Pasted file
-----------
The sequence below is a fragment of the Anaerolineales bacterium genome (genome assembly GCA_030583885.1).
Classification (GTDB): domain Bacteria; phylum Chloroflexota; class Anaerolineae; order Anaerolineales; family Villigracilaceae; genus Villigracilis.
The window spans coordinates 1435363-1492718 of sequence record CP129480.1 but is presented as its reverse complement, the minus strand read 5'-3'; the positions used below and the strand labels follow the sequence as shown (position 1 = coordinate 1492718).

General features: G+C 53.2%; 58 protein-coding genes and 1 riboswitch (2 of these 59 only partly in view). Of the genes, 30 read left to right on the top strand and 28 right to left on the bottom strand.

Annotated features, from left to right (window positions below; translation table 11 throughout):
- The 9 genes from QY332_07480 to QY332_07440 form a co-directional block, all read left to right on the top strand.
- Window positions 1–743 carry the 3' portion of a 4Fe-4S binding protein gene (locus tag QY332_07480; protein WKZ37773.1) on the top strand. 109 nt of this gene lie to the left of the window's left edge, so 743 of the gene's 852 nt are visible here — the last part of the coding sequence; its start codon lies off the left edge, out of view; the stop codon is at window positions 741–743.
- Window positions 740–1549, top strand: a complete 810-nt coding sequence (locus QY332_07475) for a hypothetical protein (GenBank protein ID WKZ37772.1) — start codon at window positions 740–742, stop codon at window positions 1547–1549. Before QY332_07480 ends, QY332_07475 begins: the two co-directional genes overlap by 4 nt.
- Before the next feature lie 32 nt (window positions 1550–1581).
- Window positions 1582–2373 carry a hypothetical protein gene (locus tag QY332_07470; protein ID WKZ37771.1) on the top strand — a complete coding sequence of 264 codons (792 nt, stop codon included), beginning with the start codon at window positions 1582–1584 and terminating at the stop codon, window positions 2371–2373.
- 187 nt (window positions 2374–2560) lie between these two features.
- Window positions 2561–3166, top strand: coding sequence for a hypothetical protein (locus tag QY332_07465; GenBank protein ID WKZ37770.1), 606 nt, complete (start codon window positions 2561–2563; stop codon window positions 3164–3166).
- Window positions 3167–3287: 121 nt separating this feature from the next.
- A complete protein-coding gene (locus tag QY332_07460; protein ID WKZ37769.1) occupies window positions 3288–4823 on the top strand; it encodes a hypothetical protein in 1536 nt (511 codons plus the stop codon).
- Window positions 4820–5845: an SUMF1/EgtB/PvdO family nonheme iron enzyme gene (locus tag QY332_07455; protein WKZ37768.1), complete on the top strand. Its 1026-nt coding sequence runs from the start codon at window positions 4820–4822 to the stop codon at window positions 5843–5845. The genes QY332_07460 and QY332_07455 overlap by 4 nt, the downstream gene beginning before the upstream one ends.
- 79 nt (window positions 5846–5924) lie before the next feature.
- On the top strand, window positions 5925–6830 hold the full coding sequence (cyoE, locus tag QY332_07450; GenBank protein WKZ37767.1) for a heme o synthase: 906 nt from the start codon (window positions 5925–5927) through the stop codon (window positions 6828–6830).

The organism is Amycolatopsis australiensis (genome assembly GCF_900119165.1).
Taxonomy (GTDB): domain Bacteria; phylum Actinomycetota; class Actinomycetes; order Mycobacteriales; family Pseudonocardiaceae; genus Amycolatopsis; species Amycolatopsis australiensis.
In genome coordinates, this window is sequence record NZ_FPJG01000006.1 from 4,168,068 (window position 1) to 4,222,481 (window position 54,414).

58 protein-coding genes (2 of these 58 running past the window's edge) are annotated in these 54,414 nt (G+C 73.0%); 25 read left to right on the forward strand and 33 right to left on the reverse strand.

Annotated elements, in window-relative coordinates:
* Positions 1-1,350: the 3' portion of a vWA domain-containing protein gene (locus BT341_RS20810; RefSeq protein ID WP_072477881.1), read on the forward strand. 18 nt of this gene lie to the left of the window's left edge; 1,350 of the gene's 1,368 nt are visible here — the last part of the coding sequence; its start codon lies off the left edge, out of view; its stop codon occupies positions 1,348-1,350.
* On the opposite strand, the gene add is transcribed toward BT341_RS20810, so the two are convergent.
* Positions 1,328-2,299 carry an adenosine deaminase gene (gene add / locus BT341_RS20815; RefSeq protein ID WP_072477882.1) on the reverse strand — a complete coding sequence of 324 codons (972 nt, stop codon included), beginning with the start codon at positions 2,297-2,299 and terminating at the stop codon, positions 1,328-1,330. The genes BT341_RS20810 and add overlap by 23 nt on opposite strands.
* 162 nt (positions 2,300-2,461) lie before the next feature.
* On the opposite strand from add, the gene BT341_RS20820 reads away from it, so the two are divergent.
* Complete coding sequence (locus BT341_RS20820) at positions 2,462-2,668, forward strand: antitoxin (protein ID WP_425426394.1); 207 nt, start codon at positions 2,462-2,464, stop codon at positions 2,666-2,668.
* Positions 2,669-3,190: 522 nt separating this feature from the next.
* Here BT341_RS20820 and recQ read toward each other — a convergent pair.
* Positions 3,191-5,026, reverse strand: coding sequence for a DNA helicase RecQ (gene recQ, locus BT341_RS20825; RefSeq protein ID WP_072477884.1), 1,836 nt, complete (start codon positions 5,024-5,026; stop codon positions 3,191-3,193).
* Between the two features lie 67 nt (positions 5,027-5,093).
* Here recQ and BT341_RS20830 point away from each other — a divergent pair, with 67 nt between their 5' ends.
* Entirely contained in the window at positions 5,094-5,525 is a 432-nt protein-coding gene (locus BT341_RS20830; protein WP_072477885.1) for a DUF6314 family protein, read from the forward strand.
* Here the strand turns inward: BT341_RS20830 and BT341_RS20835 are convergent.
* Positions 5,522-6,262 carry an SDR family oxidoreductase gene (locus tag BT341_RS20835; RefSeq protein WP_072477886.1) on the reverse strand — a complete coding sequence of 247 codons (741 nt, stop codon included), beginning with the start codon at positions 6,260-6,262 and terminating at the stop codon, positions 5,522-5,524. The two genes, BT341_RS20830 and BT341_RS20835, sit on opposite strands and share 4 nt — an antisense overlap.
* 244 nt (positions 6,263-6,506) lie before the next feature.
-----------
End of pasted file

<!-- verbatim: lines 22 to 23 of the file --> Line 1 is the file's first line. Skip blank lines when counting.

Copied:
Annotated elements, in window-relative coordinates:
* Positions 1-1,350: the 3' portion of a vWA domain-containing protein gene (locus BT341_RS20810; RefSeq protein ID WP_072477881.1), read on the forward strand. 18 nt of this gene lie to the left of the window's left edge; 1,350 of the gene's 1,368 nt are visible here — the last part of the coding sequence; its start codon lies off the left edge, out of view; its stop codon occupies positions 1,348-1,350.